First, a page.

For a while now, the Centre has been sitting on the recommendation of a judicial committee – formed on the order of the Supreme Court – asking the Centre to change the pattern of national level medical entrance examinations, in order to stop corruption in the admission process of candidates.
This shows that Prime Minister Narendra Modi’s call for turning India into a corruption free country exists only as rhetoric.
Many candidates throughout the years have secured admission not by virtue of their merit, but through hefty payments made by their guardians.
Corrupt practices reached its peak after 2009, when question papers for admission to undergraduate medical courses underwent a substantial change.
Till 2009, the students had to appear in two sets of examinations – one Multiple Choice Questions (MCQ) type or preliminary, and the other written examination or final. In the written exam, there was hardly any chance of cheating.
From 2010-2012, exams were conducted in two phases, but both in the form MCQ.
Since 2013, a single MCQ exam was introduced, compromising the integrity of the admission process.
The Supreme Court had observed that there were irregularities in the admission of medical candidates in the country in 2014 and 2015.
A committee, headed by Justice (Retired) MSA Siddiqui was formed in 2015, following the order of the Apex Court.
The Supreme Court had also scrapped the All India Pre-Medical Test (AIPMT) conducted in 2015, as the answer key had been leaked to several students and a re-test was later held. Various cases were filed in different courts.
In 2016, the Uttarakhand High Court had sought a reply from the Central Board of Secondary Education (CBSE) in this regard and asked the Nainital police for a status report about the leakage of answer key.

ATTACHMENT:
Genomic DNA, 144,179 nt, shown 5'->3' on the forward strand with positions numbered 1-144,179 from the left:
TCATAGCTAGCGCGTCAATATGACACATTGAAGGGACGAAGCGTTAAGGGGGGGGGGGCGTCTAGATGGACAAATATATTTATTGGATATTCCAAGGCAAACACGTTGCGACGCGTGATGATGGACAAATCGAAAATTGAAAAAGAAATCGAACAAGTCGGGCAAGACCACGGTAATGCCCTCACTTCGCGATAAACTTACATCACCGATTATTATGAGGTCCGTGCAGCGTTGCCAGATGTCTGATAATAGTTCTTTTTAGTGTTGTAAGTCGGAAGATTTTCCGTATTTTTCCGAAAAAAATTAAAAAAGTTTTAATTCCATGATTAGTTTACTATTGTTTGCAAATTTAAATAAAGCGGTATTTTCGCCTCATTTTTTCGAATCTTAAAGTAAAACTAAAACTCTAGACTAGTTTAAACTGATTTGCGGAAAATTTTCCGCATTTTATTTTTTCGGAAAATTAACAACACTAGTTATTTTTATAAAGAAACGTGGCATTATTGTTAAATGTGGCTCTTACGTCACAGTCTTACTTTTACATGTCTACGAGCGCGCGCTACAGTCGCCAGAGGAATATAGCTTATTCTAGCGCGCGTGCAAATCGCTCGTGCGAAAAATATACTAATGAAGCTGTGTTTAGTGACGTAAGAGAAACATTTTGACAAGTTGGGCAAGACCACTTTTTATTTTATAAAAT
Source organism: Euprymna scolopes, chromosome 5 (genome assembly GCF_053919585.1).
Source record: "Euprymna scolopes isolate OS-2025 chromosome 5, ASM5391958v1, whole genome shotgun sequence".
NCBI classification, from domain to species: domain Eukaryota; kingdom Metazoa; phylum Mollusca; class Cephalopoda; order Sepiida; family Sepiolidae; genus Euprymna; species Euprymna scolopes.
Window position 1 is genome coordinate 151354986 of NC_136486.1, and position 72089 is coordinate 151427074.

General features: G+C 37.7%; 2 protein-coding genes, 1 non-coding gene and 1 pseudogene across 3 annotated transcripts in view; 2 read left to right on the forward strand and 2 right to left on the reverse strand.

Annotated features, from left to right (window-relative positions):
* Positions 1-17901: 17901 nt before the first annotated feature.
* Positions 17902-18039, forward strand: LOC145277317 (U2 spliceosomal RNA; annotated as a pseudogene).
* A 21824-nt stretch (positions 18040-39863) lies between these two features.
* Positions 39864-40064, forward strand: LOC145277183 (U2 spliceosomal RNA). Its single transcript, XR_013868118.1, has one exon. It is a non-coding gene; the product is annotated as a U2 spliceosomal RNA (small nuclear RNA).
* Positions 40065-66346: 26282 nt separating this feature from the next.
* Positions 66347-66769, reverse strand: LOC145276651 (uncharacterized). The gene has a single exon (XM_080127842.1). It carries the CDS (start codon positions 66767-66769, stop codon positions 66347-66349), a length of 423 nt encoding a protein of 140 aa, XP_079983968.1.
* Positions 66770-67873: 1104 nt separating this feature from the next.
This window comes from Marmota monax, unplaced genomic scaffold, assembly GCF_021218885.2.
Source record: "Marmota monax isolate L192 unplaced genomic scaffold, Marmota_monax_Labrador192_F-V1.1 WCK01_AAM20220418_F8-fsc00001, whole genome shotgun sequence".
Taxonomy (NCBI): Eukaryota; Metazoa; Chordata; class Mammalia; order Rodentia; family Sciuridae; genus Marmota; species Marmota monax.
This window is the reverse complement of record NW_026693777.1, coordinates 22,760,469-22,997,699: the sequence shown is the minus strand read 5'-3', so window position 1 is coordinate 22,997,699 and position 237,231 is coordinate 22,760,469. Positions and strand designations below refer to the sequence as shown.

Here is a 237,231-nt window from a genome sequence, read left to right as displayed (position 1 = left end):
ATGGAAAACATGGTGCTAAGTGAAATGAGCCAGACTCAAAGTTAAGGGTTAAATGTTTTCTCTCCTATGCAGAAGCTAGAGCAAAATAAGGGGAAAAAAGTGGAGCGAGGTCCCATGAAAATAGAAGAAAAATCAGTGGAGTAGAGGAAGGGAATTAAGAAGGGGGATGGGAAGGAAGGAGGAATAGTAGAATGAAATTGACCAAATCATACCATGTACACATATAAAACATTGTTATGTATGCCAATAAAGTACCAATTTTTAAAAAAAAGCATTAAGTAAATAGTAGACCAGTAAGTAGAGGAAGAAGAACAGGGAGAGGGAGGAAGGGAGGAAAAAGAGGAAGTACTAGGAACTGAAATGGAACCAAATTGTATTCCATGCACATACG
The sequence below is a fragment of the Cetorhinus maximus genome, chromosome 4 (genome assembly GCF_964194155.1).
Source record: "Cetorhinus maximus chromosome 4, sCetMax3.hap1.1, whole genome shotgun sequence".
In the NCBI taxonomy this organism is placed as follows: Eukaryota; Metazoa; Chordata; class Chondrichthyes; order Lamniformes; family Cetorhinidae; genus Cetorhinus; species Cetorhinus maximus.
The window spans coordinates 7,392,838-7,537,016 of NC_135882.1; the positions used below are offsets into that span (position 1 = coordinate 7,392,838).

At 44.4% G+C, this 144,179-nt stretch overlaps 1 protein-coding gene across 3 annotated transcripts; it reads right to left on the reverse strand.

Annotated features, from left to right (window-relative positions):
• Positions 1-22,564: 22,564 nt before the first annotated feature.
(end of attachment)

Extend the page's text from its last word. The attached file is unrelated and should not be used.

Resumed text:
Based on its observations, the Sidiqqui committee had filed and submitted a
report to the Human Resource Development Ministry, suggesting that a national-level entrance examination in two parts – one in MCQ form and the other of
descriptive type – be conducted to check irregularities, including leakage of question papers.
It also suggested various other measures to streamline the nationwide test for admission to various medical colleges.
However, the Centre is yet to implement these recommendations.It remains to be seen if
the Centre implements the recommendation during the admission of the candidates in the next year by introducing the national-level National Eligibility cum Entrance Test (NEET), the notification of which will likely to be published in the next month.
It may be mentioned that important entrance examinations like IIT, lAS, IPS, AFMC Pune, CMC Vellore are conducted in two phases.
Dr AK Maity, a city-based doctor and expert in medical education had written to the Prime Minister, Union Health Minister, Union HRD Minister and Chairman of the CBSE, urging them to implement the old pattern of the examinations to check the irregularities. The CBSE is responsible for conducting the NEET.